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Breaking Down Congress's Surprise Medical Law

It’s not exactly the most logical combination but tucked inside Congress’s latest relief bill associated with the COVID-19 pandemic was a measure aimed at eliminating surprise medical bills for patients.

A surprise medical bill occurs when a patient is treated by a facility or doctor outside of the patient’s health insurance network. This tends to happen when a patient is treated in an emergency situation and does not have a chance to make sure that the doctor or facility is part of his or her insurance coverage. Under the provisions of the bill, healthcare providers will need to work with an insurance carrier to reach a compromise on the bill. In the event the two sides are not able to reach a deal, the transaction will go to arbitration.

Estimates are that as many as 20% of emergency room visits incur a surprise medical bill for a patient, with the average charge about $600. Doctors charge more, as much as 7%, when a patient’s insurance is outside of the physician’s network.

Under the bill, air ambulances are banned from handing out surprise medical bills, but ground ambulances are not banned from doing so. Out-of-network providers will be banned from billing a patient for the balance of a medical bill unless they provided an estimate to the patient 72 hours before the procedure and the patient consents to the out-of-network care.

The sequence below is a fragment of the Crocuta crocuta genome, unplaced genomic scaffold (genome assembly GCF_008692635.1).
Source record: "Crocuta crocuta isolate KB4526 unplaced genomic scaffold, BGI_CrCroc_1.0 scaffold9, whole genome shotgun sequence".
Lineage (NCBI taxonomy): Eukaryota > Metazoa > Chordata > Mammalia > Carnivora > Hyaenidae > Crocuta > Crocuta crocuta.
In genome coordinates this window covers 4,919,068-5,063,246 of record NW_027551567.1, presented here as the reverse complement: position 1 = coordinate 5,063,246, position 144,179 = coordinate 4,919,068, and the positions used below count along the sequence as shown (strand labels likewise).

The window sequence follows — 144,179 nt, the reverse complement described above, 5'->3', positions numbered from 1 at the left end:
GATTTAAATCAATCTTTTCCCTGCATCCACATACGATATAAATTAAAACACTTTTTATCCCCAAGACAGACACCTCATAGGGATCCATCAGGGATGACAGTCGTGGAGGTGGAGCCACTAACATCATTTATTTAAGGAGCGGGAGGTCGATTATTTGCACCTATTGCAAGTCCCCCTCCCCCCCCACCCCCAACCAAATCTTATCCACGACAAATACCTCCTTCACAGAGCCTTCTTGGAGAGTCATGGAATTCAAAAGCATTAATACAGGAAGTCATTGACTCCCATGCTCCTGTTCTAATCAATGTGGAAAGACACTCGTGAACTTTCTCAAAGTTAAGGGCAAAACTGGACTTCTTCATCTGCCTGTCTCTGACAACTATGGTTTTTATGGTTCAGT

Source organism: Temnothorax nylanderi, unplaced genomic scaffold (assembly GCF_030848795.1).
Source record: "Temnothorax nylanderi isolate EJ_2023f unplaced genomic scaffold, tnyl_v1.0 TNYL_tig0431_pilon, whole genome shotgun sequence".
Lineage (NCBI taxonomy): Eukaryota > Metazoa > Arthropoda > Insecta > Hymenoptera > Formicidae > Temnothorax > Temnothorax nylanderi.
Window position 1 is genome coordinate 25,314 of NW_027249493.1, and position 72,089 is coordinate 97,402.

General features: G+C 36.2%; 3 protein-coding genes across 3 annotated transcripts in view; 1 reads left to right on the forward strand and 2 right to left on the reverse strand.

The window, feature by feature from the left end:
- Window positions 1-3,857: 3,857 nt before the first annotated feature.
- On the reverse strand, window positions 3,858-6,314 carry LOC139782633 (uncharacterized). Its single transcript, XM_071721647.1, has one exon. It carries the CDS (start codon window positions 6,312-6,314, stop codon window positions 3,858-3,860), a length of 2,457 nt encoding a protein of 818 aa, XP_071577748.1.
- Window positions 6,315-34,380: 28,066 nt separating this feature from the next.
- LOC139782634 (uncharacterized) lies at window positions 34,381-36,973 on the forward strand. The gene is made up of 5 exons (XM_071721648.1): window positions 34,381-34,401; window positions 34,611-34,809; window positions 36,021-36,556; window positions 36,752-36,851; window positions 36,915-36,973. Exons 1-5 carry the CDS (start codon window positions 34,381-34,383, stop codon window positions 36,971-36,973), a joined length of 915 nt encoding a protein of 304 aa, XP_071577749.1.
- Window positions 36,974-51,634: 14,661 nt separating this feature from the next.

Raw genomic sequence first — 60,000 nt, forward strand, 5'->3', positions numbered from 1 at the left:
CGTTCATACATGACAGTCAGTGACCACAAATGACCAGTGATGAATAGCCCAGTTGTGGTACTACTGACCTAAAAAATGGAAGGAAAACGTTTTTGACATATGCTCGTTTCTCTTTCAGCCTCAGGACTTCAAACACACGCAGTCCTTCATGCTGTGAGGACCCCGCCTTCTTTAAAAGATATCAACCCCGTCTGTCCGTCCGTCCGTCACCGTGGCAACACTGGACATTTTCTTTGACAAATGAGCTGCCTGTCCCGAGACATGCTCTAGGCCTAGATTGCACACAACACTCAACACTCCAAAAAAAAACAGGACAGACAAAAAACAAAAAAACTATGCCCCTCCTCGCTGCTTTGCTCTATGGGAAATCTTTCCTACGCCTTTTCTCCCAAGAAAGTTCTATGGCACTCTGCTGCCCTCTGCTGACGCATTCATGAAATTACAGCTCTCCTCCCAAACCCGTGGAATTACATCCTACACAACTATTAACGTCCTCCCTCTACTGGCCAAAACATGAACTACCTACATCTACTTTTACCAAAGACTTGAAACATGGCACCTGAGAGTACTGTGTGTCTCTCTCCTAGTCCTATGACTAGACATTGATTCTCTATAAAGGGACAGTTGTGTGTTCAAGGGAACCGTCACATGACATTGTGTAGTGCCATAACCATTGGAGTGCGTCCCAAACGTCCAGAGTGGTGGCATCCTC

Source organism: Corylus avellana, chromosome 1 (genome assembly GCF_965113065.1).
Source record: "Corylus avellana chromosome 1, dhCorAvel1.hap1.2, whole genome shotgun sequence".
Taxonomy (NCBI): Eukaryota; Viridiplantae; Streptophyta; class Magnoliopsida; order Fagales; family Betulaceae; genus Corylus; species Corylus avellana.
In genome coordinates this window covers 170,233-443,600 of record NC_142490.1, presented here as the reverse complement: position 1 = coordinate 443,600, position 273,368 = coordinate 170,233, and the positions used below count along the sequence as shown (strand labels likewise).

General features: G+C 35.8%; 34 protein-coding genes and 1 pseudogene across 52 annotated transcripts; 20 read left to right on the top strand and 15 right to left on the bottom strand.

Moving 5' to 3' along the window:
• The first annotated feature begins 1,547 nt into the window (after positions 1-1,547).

There have been a steady stream of individuals who have received surprise medical bills in the tens and hundreds of thousands of dollars and have generated sympathy from state and federal lawmakers. The state legislatures in Texas and California have enacted their own surprise medical billing laws, before Congress took up the measure.

Those stories were more powerful than comments from healthcare providers, doctors, and hospitals, who each shared concern about the impact of Congress’s new bill. Although providers seemed to be happier with this solution than the original plan, which would have established benchmark rates for different procedures.

Congress has been trying to fix this problem for several years, but the timing of the bill, as well as support from key lawmakers was able to push this bill across the finish line.

For healthcare providers, it is important to first understand that this bill will not go into effect until 2022. Developing the proper policies and procedures will be important to ensure compliance with this new law.

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